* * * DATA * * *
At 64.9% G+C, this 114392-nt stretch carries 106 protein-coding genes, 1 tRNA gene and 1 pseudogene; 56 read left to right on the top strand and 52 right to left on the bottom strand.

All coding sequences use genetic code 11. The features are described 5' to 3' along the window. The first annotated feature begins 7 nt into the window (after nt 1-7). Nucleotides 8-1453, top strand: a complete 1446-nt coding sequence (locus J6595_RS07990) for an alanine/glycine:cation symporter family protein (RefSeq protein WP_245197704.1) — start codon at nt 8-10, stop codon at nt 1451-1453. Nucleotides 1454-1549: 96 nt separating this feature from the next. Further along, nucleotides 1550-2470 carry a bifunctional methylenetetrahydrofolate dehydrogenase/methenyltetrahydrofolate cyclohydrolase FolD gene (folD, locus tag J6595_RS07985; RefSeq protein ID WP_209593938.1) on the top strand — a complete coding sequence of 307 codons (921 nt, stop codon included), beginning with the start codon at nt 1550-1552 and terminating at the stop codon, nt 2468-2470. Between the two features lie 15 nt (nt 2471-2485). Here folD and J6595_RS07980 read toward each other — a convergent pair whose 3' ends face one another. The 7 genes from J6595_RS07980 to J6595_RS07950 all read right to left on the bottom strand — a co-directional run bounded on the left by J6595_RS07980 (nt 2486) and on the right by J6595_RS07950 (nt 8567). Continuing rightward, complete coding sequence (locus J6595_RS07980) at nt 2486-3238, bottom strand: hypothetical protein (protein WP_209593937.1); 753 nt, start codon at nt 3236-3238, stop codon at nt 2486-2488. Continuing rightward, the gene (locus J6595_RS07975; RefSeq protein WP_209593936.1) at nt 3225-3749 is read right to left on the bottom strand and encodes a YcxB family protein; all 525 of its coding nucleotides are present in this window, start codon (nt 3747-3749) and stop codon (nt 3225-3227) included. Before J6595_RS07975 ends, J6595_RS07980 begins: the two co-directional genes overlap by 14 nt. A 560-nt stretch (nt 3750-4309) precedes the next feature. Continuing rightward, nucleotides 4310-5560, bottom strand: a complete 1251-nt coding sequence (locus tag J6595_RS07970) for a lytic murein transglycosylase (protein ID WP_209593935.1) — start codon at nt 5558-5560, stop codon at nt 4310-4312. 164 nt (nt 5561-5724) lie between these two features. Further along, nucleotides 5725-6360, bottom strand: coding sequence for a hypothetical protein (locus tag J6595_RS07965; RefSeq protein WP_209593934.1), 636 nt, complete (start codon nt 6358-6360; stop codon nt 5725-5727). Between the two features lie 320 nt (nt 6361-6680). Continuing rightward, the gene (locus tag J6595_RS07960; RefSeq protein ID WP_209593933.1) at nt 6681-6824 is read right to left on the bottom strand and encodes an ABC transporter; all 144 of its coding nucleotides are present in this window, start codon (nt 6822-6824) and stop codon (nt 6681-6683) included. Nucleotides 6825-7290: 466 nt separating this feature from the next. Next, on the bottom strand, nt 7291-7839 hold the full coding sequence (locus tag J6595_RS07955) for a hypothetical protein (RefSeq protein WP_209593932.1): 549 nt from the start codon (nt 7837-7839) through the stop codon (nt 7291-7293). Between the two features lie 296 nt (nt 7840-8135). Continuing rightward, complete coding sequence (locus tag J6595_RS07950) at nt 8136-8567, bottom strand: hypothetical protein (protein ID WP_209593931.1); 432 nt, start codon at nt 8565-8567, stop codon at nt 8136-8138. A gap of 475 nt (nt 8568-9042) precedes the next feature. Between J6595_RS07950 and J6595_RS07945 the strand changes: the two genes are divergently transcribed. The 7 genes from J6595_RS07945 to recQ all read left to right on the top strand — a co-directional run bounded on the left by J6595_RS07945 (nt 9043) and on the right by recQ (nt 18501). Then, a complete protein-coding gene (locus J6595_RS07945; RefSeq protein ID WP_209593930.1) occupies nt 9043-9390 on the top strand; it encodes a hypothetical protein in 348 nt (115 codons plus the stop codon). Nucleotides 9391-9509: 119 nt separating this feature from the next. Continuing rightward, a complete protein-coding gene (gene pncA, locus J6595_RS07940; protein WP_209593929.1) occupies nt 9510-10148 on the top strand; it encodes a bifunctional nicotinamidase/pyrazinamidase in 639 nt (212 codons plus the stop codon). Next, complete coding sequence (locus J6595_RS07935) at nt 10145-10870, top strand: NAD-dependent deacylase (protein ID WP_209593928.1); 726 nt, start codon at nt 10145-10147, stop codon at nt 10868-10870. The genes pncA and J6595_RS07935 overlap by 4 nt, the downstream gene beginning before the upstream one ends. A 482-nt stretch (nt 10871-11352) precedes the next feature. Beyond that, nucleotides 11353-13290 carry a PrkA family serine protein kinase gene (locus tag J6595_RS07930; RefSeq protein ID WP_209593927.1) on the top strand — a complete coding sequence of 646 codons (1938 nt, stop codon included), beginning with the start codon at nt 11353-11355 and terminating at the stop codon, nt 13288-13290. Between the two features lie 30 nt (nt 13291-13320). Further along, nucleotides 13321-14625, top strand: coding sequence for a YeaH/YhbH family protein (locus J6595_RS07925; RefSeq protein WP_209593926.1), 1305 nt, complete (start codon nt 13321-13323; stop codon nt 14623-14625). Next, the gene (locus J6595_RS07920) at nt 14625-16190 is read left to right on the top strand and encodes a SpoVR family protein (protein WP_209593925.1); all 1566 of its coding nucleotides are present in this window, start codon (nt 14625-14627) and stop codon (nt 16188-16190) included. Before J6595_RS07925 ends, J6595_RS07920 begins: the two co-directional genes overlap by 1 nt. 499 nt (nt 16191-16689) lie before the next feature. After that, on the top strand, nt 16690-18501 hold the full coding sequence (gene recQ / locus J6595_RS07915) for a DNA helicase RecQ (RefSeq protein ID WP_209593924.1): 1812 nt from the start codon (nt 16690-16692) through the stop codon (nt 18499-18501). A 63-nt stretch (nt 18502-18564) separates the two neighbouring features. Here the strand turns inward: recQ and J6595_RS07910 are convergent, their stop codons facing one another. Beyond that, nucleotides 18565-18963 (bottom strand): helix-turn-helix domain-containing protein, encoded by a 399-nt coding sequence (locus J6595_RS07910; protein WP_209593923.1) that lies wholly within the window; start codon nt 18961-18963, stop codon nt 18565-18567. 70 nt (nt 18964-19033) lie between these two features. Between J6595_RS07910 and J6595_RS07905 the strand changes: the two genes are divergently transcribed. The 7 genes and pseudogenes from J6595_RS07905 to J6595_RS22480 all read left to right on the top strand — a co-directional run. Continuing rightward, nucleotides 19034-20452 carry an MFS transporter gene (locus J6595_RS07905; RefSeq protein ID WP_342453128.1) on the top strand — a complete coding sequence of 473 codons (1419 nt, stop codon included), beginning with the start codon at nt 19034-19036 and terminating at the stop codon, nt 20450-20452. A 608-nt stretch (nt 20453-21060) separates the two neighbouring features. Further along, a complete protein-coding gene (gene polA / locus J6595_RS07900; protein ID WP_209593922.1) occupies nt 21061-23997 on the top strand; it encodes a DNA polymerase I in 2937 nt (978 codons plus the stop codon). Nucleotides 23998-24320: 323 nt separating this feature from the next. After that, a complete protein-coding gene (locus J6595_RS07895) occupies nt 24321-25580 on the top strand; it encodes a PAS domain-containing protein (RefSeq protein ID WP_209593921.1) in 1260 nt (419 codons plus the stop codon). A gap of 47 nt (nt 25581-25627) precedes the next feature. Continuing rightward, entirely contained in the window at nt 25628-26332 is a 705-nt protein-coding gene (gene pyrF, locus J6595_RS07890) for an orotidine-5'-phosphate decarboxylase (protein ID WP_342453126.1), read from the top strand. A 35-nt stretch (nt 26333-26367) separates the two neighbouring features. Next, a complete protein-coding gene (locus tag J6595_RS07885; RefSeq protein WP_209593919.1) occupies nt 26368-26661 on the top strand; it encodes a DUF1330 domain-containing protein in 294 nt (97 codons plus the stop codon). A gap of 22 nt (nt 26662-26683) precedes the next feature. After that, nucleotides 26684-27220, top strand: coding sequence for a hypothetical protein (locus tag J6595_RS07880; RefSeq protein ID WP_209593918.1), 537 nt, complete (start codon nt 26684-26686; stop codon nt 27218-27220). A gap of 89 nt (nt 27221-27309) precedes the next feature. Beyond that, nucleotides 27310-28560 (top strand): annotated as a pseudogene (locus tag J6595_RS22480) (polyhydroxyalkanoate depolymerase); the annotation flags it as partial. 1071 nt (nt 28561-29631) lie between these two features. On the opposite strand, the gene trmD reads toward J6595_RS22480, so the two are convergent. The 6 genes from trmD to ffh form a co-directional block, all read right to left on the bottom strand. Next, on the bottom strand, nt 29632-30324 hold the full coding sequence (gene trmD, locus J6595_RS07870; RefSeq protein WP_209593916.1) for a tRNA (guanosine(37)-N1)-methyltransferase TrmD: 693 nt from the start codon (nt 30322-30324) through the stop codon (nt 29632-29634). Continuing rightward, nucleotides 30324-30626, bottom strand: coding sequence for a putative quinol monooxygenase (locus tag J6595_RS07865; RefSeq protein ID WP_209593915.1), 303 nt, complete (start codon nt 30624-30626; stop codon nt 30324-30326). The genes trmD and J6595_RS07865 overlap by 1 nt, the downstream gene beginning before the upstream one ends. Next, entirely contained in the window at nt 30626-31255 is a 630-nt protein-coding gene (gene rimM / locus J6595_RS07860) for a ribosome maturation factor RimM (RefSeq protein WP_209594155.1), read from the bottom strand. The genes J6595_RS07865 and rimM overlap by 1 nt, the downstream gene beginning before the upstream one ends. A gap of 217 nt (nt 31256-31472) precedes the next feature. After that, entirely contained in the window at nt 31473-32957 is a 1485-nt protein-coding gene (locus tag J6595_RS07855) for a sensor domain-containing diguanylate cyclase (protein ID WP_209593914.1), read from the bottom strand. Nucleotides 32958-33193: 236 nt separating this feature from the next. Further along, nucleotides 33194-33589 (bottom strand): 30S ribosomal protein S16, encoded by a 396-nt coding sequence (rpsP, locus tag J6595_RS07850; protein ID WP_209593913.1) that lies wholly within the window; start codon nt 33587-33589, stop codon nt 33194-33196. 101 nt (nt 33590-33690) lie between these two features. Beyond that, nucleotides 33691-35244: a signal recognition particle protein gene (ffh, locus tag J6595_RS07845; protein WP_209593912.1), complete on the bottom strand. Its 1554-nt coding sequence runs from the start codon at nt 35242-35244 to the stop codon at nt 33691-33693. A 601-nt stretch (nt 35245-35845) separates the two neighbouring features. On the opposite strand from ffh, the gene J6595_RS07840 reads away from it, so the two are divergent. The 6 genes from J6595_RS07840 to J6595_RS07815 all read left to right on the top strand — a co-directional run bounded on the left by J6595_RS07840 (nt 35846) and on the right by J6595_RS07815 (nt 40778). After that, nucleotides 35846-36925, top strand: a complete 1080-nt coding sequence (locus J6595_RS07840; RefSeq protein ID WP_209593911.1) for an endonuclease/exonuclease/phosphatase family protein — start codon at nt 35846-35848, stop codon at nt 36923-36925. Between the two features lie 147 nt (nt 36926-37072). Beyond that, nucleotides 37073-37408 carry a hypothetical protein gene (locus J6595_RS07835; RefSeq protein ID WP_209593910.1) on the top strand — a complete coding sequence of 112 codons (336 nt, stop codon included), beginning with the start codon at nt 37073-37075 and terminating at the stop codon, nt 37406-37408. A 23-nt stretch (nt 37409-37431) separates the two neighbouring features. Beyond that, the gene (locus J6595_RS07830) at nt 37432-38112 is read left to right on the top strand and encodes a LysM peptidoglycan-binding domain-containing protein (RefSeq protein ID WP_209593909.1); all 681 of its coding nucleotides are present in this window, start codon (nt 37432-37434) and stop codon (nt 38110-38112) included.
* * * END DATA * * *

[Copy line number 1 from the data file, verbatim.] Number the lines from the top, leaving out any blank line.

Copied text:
At 64.9% G+C, this 114392-nt stretch carries 106 protein-coding genes, 1 tRNA gene and 1 pseudogene; 56 read left to right on the top strand and 52 right to left on the bottom strand.